Many traders adapt their tactics to gain on the most volatile currency pairs because FX markets are sensitive to a variety of factors that affect their volatility.
Currency volatility, which is frequently calculated by measuring the standard deviation or variance of currency price movements, informs traders about how much a currency may change relative to its average over a certain time period. Traders can also assess volatility by examining the average actual range of a currency pair or the range expressed as a percentage of spot.
The greater the degree of risk, the greater the level of currency volatility, and vice versa. The terms volatility and risk are frequently used interchangeably.
On average, different currency pairs have varied amounts of volatility.
Some traders prefer trading volatile currency pairs because of the higher potential gains. When trading extremely volatile currency pairings, traders should consider limiting their position sizes because the increased potential gain comes with a higher risk.
WHICH CURRENCY PAIRS ARE THE MOST VOLATILE?
The following are the most volatile major currency pairs:
AUD/JPY (Australian Dollar/Japanese Yen)
NZD/JPY (New Zealand Dollar/Japanese Yen)
AUD/USD (Australian Dollar/US Dollar)
CAD/JPY (Canadian Dollar/Japanese Yen)
AUD/GBP (Australian Dollar/Pound Sterling)
As a result, other key currency pairs such as EUR/USD, USD/JPY, GBP/USD, and USD/CHF are more liquid and less volatile. Emerging market currency pairs, such as the USD/ZAR, USD/TRY, and USD/MXN, have some of the highest volatility levels.
PAIRS OF THE MOST VOLATILE CURRENCY
Majors – AUD/JPY, NZD/JPY, AUD/USD, CAD/JPY, GBP/AUD
Emerging Markets – USD/ZAR, USD/TRY, USD/MXN
WHERE DO THE LESS VOLATILE CURRENCY PAIRS FIT IN?
The largest currency pairs, which are also the most liquid, have the least volatile currency pairs. Furthermore, their economies are larger and more developed. This generates increased trading volume and, as a result, improves price stability. Given the enormous levels of liquidity that EUR/USD, USD/CHF, and EUR/GBP trade with, it’s no surprise that they’re among the most volatile currency pairs.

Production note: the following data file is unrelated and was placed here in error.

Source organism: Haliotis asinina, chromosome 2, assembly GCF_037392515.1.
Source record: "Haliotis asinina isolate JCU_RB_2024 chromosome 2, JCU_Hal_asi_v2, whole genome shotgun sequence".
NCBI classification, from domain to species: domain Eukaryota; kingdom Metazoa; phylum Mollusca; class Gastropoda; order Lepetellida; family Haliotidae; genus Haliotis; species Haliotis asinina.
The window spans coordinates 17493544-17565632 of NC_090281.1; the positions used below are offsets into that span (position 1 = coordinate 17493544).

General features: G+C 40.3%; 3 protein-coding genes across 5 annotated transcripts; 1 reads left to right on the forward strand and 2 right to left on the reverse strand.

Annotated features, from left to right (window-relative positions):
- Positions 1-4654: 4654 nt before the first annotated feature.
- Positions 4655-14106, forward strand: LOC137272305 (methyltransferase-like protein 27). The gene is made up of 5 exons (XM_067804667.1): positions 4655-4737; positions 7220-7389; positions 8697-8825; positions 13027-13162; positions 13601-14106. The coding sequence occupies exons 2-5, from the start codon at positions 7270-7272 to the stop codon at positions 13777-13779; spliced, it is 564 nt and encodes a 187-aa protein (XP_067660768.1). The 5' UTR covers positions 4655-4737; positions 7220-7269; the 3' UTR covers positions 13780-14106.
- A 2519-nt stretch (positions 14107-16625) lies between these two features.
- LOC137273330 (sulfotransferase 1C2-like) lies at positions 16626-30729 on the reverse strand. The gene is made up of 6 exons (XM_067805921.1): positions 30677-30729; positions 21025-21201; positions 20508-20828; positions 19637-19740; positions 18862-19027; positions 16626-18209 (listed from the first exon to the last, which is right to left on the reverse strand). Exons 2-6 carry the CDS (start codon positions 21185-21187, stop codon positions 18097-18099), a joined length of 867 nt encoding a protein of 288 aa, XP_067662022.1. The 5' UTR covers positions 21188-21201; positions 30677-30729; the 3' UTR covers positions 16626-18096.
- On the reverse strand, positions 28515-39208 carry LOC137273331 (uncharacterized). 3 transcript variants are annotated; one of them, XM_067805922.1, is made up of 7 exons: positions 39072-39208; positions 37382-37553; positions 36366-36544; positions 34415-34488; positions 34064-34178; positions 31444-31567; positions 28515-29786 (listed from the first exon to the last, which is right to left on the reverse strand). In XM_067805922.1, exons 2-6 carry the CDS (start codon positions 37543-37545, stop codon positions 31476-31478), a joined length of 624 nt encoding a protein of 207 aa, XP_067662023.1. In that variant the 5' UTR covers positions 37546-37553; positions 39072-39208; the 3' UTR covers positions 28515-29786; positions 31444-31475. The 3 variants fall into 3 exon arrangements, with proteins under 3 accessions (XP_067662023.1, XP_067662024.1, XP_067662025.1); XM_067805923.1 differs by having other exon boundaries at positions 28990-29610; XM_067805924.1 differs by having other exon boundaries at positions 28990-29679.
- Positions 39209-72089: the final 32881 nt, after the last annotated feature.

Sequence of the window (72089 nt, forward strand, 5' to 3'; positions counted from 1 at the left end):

The average true range (ATR) for USD/CHF is between 45 and 65 pips, which is a modest average true range when compared to other pairings. The average true range of a currency is one of several measures to assess a currency pair’s volatility. Another common technical indicator for measuring volatility is Bollinger Band width.
The volatility of two currencies can be affected by their correlation. The lower the volatility, the more positively two currencies are connected with one another. Continuing our USD/CHF comparison, both the US Dollar and the Swiss Franc are considered safe-haven currencies.
When the market suffers episodes of risk aversion, the US Dollar and Swiss Franc tend to strengthen against their sentiment-linked counterparts, but the two currencies may not diverge much from each other. This contributes to the USD/CHF volatility estimates being quite low.
VOLATILITY IN CURRENCY PAIRS AND HOW TO TRADE IT
When trading, forex traders should consider current volatility levels as well as potential changes in volatility. Market participants should also think about how volatile a currency pair is when altering their position sizes. When trading a volatile currency pair, a smaller position size may be required.
Volatility awareness can also aid traders in determining appropriate stop loss and take profit limit orders. It’s also crucial to comprehend the essential criteria that distinguish the most volatile currencies from those with low volatility readings.
Traders should also understand how to calculate volatility and be mindful of events that could cause significant fluctuations in volatility.
The difference between trading high-volatility currency pairings and low-volatility currency pairs
- Currency pairs with high volatility typically move more pips over time than those with low volatility. When trading currency pairs with significant volatility, this increases the risk.
- High-volatility currencies are more prone to slippage than low-volatility currencies.
- Due to the larger changes made by high-volatility currency pairings, you should decide the proper position size to take while trading them.
Volatility can be measured in a variety of ways.
Traders must have an idea of how volatile a currency will be in order to establish the appropriate position size. Volatility can be measured using a variety of indicators, including:
- True range average (ATR).
- Channels of Donchian origin.
- Moving averages are a type of average that is used to (by comparing the moving average to the current price).
Traders can also look at implied volatility readings, which show the level of predicted volatility based on options.
Traders should be aware of the following key points about volatility:
- Large-scale news events, such as Brexit or trade conflicts, can have a significant impact on currency volatility. Volatility can also be influenced by data releases. Traders can use an economic calendar to stay ahead of data releases.
- Many technical components of trading, such as support and resistance levels, trendlines, and price patterns, still apply to volatile currency pairs. Traders can profit from the volatility by combining technical analysis with stringent risk management methods.
- Keeping up with the latest currency pair news, research, and rates can help you anticipate potential volatility fluctuations. To assist you in navigating the market, we provide extensive trading projections.